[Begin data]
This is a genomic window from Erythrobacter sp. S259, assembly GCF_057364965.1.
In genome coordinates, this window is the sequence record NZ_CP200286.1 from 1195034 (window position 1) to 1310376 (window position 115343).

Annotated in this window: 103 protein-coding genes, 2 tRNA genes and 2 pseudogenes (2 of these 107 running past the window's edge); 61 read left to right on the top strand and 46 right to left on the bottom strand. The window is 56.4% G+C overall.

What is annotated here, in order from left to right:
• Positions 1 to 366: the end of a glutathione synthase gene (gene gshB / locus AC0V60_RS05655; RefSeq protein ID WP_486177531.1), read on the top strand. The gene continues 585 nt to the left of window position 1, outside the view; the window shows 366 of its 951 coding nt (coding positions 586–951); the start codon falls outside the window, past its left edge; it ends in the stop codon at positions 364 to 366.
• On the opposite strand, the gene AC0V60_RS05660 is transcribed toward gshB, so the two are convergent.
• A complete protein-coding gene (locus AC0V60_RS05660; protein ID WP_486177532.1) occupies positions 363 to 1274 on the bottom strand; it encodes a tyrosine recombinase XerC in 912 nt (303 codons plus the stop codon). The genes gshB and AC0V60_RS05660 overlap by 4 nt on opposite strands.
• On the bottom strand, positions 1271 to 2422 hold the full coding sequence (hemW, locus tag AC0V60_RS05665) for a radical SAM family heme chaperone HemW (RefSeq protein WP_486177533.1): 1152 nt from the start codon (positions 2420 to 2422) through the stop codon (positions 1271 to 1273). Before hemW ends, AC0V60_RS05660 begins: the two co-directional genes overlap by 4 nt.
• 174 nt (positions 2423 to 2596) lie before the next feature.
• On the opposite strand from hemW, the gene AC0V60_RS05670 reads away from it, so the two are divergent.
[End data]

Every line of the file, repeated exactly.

This is a genomic window from Erythrobacter sp. S259, assembly GCF_057364965.1.
In genome coordinates, this window is the sequence record NZ_CP200286.1 from 1195034 (window position 1) to 1310376 (window position 115343).

Annotated in this window: 103 protein-coding genes, 2 tRNA genes and 2 pseudogenes (2 of these 107 running past the window's edge); 61 read left to right on the top strand and 46 right to left on the bottom strand. The window is 56.4% G+C overall.

What is annotated here, in order from left to right:
• Positions 1 to 366: the end of a glutathione synthase gene (gene gshB / locus AC0V60_RS05655; RefSeq protein ID WP_486177531.1), read on the top strand. The gene continues 585 nt to the left of window position 1, outside the view; the window shows 366 of its 951 coding nt (coding positions 586–951); the start codon falls outside the window, past its left edge; it ends in the stop codon at positions 364 to 366.
• On the opposite strand, the gene AC0V60_RS05660 is transcribed toward gshB, so the two are convergent.
• A complete protein-coding gene (locus AC0V60_RS05660; protein ID WP_486177532.1) occupies positions 363 to 1274 on the bottom strand; it encodes a tyrosine recombinase XerC in 912 nt (303 codons plus the stop codon). The genes gshB and AC0V60_RS05660 overlap by 4 nt on opposite strands.
• On the bottom strand, positions 1271 to 2422 hold the full coding sequence (hemW, locus tag AC0V60_RS05665) for a radical SAM family heme chaperone HemW (RefSeq protein WP_486177533.1): 1152 nt from the start codon (positions 2420 to 2422) through the stop codon (positions 1271 to 1273). Before hemW ends, AC0V60_RS05660 begins: the two co-directional genes overlap by 4 nt.
• 174 nt (positions 2423 to 2596) lie before the next feature.
• On the opposite strand from hemW, the gene AC0V60_RS05670 reads away from it, so the two are divergent.